Annnd...that's really about it. Assuming Gregoire Defrel finds a new home, Dzeko is option A-Z at center forward. With less than a week before the opener against Genoa, we still have no idea what to make of Patrik Schick in this setup. On the surface his close control, sneaky agility and ability on the ball would make him well suited to the center-forward role under Fonseca, but the chance he makes a last-minute exit remains rather high, so he remains ever the engima.
During times when Dzeko needs a rest or picks up a knock, don't be shocked if Fonseca experiments with a false-nine approach, using Nicolo Zaniolo or even Lorenzo Pellegrini in the role Francesco Totti made famous over a decade ago.
The Wide Guys
Just as they did last season, Cengiz Ünder, Justin Kluivert, Diego Perotti and Zaniolo should duke it out for playing time alongside Dzeko, while the perpetually injured Javier Pastore and new comer Mirko Antonucci could steal some minutes here and there.
One of the hallmarks of Fonseca Football™ is the maniacal manner in which the full-backs storm forward, providing much of the width in the attacking third. That's not to say the wingers won't do work on the touchline, but with the width coming from Alessandro Florenzi and Leonardo Spinazzola, Roma's wide guys will be tasked with cutting in, compressing space and quickly shifting possession across the goal mouth, while alternating between pushing up and dropping back through the middle, opening up new channels of attack and keeping the opposition confused and disoriented.
It's an intricate attack and as we've seen this preseason, it's one that might bring the best out of Roma's wide players, particularly Ünder, who has looked every bit the budding star we saw two seasons ago. And while he hasn't featured much this summer due to injuries, Kluivert, due to his speed and agility, seems like he'll take to this approach like a duck to water.
If all goes according to plan and Roma's attack hits the ground running, the wide players could account for close to 20 goals and 20 assists among them.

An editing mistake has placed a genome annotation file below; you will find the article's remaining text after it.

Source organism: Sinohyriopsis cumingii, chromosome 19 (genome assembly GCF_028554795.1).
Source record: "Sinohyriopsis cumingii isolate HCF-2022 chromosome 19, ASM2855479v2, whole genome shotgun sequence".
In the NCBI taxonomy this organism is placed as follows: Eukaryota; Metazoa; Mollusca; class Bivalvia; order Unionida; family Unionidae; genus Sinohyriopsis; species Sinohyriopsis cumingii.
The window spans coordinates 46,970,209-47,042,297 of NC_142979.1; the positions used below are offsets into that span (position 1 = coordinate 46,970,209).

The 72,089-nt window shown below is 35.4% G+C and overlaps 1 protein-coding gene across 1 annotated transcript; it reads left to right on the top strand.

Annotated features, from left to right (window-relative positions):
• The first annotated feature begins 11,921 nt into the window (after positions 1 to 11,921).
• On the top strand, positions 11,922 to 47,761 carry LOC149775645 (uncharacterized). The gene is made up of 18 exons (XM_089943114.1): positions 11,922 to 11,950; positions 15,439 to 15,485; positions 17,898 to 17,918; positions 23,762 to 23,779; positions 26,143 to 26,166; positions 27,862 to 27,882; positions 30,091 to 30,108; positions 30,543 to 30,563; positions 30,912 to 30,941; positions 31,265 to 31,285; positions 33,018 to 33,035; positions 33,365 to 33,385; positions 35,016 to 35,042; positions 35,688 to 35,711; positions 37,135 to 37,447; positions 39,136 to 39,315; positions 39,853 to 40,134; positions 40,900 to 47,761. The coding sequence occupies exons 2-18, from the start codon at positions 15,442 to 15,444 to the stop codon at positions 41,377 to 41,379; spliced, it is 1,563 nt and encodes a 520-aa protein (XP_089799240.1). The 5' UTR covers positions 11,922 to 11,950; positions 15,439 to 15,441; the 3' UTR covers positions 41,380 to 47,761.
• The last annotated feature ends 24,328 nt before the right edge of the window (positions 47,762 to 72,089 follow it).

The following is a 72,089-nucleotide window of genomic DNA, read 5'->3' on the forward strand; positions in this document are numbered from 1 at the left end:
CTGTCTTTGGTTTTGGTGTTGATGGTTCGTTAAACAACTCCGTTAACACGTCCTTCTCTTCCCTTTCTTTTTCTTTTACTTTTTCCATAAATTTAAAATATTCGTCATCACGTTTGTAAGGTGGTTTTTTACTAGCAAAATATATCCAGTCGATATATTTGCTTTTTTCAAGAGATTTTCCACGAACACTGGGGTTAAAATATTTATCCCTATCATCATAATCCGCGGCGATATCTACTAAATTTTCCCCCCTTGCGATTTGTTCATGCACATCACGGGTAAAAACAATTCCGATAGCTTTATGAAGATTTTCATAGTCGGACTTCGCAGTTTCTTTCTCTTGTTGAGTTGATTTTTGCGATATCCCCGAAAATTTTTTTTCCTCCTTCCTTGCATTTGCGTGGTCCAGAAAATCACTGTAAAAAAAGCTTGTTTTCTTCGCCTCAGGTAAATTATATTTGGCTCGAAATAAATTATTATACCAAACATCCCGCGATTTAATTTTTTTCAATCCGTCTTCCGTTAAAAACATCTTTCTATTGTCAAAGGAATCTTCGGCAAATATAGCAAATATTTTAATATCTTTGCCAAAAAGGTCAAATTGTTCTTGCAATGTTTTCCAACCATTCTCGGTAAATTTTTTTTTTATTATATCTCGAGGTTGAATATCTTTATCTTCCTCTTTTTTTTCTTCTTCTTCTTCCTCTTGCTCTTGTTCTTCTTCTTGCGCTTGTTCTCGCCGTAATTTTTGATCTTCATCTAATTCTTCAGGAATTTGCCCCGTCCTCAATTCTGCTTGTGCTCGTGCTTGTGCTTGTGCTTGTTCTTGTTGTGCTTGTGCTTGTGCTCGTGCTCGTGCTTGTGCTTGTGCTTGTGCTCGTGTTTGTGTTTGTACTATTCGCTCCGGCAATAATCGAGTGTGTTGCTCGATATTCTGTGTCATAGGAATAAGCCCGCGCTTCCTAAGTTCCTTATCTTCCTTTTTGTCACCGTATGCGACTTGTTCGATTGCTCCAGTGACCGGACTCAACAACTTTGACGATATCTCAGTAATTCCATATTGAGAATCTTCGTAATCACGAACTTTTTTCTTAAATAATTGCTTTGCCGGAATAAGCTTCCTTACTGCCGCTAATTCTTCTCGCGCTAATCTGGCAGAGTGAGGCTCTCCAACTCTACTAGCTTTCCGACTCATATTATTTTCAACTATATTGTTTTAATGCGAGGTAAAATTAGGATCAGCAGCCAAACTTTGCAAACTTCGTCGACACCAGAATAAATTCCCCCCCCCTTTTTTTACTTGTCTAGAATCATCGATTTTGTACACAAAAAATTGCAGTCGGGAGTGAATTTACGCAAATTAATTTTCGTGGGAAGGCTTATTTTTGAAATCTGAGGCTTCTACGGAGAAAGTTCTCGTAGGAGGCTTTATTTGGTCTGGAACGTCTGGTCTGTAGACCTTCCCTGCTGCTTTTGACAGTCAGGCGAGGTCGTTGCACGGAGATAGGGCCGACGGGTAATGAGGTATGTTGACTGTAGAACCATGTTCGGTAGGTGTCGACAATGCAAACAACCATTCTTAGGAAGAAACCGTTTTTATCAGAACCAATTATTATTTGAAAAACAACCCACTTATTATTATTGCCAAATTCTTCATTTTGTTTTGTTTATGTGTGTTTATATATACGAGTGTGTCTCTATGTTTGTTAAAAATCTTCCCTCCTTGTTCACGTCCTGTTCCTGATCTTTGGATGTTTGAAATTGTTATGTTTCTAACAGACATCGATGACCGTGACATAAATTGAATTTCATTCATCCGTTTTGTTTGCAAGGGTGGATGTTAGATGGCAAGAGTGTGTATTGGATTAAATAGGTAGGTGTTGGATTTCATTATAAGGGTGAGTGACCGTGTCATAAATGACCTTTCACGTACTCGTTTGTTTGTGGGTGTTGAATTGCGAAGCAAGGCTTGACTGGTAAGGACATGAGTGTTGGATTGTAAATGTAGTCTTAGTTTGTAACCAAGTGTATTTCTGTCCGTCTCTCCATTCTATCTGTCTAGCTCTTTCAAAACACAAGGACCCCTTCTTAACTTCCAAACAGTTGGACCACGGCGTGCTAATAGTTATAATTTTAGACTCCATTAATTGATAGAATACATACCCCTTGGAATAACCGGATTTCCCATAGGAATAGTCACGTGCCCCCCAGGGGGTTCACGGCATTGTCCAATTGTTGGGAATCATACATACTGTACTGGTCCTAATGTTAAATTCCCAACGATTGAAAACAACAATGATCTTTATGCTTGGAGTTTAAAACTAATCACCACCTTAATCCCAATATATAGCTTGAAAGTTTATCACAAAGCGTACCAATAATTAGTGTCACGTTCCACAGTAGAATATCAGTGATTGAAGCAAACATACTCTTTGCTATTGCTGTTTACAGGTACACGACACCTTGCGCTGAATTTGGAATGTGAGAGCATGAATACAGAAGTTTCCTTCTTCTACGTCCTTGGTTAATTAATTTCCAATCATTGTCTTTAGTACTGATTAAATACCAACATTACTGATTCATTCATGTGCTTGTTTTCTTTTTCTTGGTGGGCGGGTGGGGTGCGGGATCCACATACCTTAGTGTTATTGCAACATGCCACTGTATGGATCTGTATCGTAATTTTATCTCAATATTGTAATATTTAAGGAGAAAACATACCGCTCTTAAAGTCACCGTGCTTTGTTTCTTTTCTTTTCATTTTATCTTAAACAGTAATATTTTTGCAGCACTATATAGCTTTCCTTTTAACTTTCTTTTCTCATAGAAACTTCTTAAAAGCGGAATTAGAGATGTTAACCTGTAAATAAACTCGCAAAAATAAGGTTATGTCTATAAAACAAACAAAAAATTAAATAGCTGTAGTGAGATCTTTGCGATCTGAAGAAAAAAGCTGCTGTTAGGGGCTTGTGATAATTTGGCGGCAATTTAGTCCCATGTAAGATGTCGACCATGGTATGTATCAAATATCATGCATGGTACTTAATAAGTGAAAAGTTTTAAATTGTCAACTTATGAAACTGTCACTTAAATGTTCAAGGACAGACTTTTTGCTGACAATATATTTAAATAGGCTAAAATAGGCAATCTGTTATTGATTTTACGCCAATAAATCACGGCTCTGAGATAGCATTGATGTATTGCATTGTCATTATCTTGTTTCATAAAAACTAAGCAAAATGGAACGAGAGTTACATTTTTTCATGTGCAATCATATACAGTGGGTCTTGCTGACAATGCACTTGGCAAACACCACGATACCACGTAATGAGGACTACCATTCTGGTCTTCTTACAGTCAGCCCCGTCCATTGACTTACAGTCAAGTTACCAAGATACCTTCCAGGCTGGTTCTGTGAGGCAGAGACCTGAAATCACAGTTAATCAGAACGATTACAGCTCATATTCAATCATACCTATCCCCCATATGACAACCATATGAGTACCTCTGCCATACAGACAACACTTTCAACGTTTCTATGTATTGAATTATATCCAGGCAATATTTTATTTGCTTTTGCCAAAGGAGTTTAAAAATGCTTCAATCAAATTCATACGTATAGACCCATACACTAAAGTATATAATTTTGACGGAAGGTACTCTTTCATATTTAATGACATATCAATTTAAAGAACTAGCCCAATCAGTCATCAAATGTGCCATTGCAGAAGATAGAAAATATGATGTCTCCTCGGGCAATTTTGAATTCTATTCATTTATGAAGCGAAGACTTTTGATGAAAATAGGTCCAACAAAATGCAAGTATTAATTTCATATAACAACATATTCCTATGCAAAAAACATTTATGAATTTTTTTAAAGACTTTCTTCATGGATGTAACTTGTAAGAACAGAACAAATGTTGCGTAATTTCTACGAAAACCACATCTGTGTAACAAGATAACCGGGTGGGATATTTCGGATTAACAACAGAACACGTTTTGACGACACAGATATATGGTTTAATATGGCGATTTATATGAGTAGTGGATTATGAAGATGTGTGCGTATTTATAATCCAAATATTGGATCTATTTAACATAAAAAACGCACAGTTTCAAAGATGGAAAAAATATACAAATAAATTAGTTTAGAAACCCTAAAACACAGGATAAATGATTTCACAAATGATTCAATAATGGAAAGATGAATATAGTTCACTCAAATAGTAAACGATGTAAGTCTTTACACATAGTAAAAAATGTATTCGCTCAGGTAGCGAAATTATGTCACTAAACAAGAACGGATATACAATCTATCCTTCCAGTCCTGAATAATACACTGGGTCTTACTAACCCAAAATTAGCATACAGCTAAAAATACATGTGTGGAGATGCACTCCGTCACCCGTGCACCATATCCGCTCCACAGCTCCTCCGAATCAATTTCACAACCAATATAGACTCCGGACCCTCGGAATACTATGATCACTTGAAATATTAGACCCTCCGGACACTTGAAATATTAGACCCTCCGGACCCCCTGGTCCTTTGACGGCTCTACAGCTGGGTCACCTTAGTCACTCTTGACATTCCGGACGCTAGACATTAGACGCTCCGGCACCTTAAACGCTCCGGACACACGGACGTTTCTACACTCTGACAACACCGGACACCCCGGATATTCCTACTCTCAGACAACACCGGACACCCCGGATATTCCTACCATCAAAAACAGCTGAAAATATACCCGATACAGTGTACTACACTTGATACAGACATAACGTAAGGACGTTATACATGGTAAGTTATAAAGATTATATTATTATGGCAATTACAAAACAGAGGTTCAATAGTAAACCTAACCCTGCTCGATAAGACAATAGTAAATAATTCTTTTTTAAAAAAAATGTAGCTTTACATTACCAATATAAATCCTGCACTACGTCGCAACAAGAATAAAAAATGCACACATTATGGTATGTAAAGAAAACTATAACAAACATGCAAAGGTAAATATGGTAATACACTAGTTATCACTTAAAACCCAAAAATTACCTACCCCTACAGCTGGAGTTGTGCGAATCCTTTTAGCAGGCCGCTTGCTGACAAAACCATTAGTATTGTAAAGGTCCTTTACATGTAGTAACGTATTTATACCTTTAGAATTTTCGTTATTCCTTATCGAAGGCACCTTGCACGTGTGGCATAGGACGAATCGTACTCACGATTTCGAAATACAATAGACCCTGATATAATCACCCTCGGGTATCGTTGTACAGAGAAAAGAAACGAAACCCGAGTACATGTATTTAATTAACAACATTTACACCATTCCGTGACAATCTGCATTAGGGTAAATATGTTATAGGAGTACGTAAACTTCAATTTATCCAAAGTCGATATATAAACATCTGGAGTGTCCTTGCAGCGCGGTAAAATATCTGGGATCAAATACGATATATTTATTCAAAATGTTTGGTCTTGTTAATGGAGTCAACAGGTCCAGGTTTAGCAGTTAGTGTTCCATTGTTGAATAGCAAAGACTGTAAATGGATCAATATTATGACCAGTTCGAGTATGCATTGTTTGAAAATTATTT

We always try to get these previews put together before the actual season starts, but part of the risk in doing so is that we can't account for any 11th hour signings, but Roma's attack looks pretty well set, barring some sort of Schick for Michy Batshuayi indirect swap. With that in mind, the lion's share of the minutes should fall to Dzeko, Ünder, Perotti and Kluivert, with Pastore and Antonucci fighting for scraps, while Zaniolo could steal a few minutes as a false nine or second striker. There is also the possibility that Florenzi reprises his role as a winger should Roma recruit another right back in the next two weeks.
Best Case/Worst Case
As we just mentioned, Fonseca's tactics seem like they'll suit Roma's wide players quite well, as both Kluivert and Ünder possess the physical skills and temperament to thrive in such an up-tempo environment. If their transition to these tactics is as seamless as we all hope, it's not crazy to imagine Ünder putting up a double-double this season, invigorating Roma's somewhat sleepy attack from last season.
If, however, things don't go so swimmingly we could see a lot of aimless back and forth passing with everyone waiting for the next man to make the incisive move. Should this worst case scenario occur with any regularity, it will be the ultimate test of patience for Roma's administration—can they withstand the growing pains or will we be forced to start another Future Ex-Manager Power Poll series?
For my part, I think we're going to have to deal with a lot of transfer attention coming Únder and Kluivert's way; this could be a massive season for them both.
Who will be the MVP of Roma's attack this season?